I’ve lost several battle buddies to suicide. I didn’t know it was that bad for them. What signs should I have looked for? How could I have helped them? What do I do when I start to feel that there is no other option?
First, if you ever feel that you are going to hurt yourself or someone else, immediately dial 911 or go to your nearest emergency room. In addition, you can call the Veterans Crisis Line (1-800-273-8255, then hit 1) at any time.
As far as how can you know, there is no foolproof way to know. The most important thing that we can all do is make talking about suicide acceptable. Bring it up if you have any concerns. If you are hearing things that are concerning to you, then be direct and ask “I am hearing you say you are feeling hopeless and helpless. I am wondering if you are having thoughts about hurting yourself?” Do not avoid the tough question. Knowing that people care enough to ask can be the lifeline that a struggling veteran needs. In addition, something called “means reduction” can really reduce the chances of a lethal attempt. This means removing the means for suicide either temporarily or permanently. Most often this refers to guns and medications. If you are willing to hold your friend’s guns or medications or to help them find a plan for gun locks or medication distribution, this can really reduce risk.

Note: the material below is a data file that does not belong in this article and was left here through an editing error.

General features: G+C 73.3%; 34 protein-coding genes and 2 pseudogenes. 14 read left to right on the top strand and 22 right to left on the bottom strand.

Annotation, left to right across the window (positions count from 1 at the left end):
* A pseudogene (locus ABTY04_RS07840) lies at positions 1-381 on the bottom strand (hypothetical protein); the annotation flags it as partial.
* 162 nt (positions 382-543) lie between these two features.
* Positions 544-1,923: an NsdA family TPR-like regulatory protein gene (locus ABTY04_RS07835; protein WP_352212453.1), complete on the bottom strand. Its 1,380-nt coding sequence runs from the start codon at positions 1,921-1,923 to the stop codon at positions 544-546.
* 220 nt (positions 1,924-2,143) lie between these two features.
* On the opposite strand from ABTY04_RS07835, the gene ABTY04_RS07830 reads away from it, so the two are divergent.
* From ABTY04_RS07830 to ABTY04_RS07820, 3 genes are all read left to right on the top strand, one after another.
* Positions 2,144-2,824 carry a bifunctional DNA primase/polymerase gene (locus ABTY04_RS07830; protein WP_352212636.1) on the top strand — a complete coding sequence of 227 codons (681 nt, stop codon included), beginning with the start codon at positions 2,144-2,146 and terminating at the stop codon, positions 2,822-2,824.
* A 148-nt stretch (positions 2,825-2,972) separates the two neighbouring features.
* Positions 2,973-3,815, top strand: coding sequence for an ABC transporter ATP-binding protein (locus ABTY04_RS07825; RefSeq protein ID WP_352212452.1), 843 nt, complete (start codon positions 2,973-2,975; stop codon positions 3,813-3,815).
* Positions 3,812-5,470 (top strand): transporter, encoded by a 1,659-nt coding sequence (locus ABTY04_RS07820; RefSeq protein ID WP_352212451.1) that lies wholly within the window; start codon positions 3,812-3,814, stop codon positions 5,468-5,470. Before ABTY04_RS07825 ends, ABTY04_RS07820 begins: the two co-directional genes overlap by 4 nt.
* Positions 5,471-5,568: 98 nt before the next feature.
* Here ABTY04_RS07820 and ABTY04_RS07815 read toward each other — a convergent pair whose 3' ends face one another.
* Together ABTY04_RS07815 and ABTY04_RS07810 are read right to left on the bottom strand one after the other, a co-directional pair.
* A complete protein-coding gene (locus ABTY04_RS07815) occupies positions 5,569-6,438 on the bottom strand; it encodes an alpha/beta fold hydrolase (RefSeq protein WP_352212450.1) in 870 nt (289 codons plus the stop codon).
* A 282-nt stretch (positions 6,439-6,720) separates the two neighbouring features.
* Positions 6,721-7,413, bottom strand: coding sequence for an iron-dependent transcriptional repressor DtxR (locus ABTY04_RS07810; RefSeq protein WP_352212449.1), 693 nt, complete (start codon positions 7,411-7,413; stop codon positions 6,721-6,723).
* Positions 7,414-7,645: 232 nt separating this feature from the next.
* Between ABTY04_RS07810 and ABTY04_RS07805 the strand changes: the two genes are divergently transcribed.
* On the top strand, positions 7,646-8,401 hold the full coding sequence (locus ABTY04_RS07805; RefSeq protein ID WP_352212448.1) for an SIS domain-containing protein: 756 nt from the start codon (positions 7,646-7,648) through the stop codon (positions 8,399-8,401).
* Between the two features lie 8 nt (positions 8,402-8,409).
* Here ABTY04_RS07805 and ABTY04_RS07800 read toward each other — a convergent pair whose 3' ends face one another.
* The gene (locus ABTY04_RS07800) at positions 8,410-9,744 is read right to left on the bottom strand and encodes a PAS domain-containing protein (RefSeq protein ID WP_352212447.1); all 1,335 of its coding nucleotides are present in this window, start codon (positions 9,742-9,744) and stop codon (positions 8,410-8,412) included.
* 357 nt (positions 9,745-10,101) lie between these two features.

Sheila A.M. Rauch, PhD, ABPP, is the Deputy Director of the Emory Healthcare Veterans Program and Director of Mental Health Research and Program Evaluation at the VA Atlanta Healthcare System. Dr. Rauch has been developing programs, conducting research and providing PTSD and Anxiety Disorders treatment for over 20 years. Her research focuses on examination of mechanisms involved in the development and treatment of PTSD and improving access to effective interventions.